Bidhaya Bhandari creates a flutter

KATHMANDU: Defence Minister Bidhaya Bhandari’s recent remark about changing some provisions of the Comprehensive Peace Accord (CPA) has created ripples in the political circle.

The United Nations Mission in Nepal (UNMIN) and the Unified CPN-Maoist has strongly opposed Bhandari's statement, maintaining that it could hinder

the peace process.

Prime Minister Madhav Kumar Nepal has distanced himself from his Cabinet

colleague’s view, saying it does not represent the official view of the government.

Bhandari wants to review the CPA to pave way for fresh recruitment and purchase weapons for the Nepali Army (NA) since certain provisions in the CPA bars her from

doing so.

The minister opined that the NA was in dire need to increase its headcount and procure arms and ammunition to perform its duties.

According to the CPA, recruiting additional armed forces or conducting military activities, including transporting weapons, ammunition and explosives is


As per the NA sources, there are more than 5,000 vacancies in the army, and many training centres of the NA are on the verge of closure because of inadequate work force. Hence, the minister is all for the fresh hiring drive. However, the NA wants an official letter from the Defence Ministry to start the process. “Many questions remain unanswered about the government's stability. We cannot simply start the recruitment,” said a senior NA official. Be that as it may, the NA wants to get on with fresh hiring. When the CPA was signed three years ago, the NA's strength was around 95,000. At present, it has around 90,000 personnel. The minister reasoned that it would not be a breach of trust to increase the CPA's headcount since she was only planning to fill the vacancies. The minister's remark, however, has soured her relationship with the Prime Minister. The UNMIN is also opposed to the idea. In a recent meeting with the Prime Minister, UNMIN chief Karen Landgren said: “Additional recruitment by either side will breach the CPA. All parties should desist from making any statement that will affect the peace process.”

But, the hiring drive row is nothing new. Earlier, the NA recruited more than 2,800 army personnel despite stiff resistance from both the UNMIN and the Maoists. Though the NA had recruited after taking consent from the Ministry of Defence, the matter escalated to the Supreme Court. The apex court approved the move. But it urged the NA not to repeat the same in the future. Ian Martin, ex-chief, UNMIN, wrote the letter to the then Prime Minister Girija Prasad Koirala stating that recruitment breached the CPA. Taking a cue from the NA, the Maoist-aligned People's Liberation Army (PLA), too, wanted to swell its ranks. But the move came to a cropper due to opposition from various quarters.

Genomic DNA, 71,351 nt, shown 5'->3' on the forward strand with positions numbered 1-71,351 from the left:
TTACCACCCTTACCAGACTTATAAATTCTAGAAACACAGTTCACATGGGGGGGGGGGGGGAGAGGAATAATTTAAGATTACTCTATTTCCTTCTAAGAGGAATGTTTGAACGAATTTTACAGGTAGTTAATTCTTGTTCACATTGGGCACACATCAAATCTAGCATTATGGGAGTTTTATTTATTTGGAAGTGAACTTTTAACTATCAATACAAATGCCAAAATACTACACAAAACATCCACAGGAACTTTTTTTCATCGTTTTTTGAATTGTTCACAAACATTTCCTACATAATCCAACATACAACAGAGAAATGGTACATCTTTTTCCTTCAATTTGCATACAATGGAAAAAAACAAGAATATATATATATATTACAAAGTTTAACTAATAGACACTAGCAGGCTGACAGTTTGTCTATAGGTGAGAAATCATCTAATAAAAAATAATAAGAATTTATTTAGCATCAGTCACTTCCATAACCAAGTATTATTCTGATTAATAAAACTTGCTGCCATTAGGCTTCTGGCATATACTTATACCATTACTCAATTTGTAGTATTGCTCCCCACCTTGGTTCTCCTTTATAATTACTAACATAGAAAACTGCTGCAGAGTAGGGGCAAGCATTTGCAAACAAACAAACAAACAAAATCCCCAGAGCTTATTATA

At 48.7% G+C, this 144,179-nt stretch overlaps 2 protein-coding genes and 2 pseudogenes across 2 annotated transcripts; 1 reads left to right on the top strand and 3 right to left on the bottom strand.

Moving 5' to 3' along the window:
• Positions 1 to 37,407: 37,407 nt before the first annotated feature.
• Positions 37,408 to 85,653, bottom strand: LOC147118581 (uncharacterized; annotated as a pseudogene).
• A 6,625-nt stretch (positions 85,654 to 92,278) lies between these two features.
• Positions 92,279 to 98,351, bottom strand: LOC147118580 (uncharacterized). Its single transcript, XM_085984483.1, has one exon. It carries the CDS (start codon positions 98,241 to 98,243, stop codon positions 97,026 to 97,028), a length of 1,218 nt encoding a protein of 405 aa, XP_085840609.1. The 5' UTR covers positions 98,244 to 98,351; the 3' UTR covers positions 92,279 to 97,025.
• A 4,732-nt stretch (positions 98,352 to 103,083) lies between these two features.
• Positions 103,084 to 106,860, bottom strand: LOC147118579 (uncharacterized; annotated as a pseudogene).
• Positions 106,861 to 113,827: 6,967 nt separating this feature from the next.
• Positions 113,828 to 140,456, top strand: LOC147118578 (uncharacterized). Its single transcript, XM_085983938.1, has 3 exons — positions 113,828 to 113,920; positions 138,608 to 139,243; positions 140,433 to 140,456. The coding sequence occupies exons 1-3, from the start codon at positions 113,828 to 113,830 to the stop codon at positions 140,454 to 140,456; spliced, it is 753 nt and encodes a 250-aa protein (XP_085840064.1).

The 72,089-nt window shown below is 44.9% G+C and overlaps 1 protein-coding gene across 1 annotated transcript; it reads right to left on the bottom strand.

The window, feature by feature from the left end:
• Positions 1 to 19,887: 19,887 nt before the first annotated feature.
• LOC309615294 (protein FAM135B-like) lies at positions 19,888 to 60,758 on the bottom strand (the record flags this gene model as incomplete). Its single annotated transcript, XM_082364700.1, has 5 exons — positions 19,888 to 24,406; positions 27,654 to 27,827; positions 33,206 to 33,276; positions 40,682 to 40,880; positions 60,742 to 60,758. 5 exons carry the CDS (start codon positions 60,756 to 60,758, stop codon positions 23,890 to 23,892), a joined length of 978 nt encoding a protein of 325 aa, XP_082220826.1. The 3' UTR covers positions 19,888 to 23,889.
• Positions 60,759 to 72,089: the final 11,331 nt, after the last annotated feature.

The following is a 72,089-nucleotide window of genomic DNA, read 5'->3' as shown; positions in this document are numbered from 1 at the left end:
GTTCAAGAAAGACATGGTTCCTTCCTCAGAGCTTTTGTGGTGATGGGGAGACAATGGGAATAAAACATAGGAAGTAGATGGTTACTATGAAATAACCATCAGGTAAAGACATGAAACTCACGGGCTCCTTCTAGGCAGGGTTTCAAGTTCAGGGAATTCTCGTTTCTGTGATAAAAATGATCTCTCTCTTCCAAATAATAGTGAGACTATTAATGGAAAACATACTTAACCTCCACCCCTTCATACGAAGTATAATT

The Maoists have also taken exception to Bhandari's remark. They are also echoing that the peace process is at peril. The ex-rebels are furious with the minister's comment on integration. Bhandari opined that the Maoist combatants should be rehabilitated in the


The United Nations Security Council will review Nepal's peace process next week. A major component of the peace process is integration and rehabilitation of the PLA combatants. But stakeholders are busy indulging in blame game, and making controversial remarks.

Though the Technical Committee is doing its work, the apex body — the Special Committee on the rehabilitation, integration and supervision of the PLA combatants — has been tardy.

On Tuesday, the Special Committee decided to hold weekly meeting in a bid to streamline the process.

The Technical Committee has submitted the code of conduct and modality of mechanism to bring the Maoists’ combatants under the command and control of the Special Committee. However, SC is still sitting on it. This is largely because the Prime Minister is pressed for time.

The United Nations Security Council is keen on integration ahead of the expiry of the UNMIN's term, which gets over on January 23, 2010. However, the deadline is rather steep and unrealistic.

The UN is against yet another extension of the UNMIN’s tenure since it is an expensive exercise.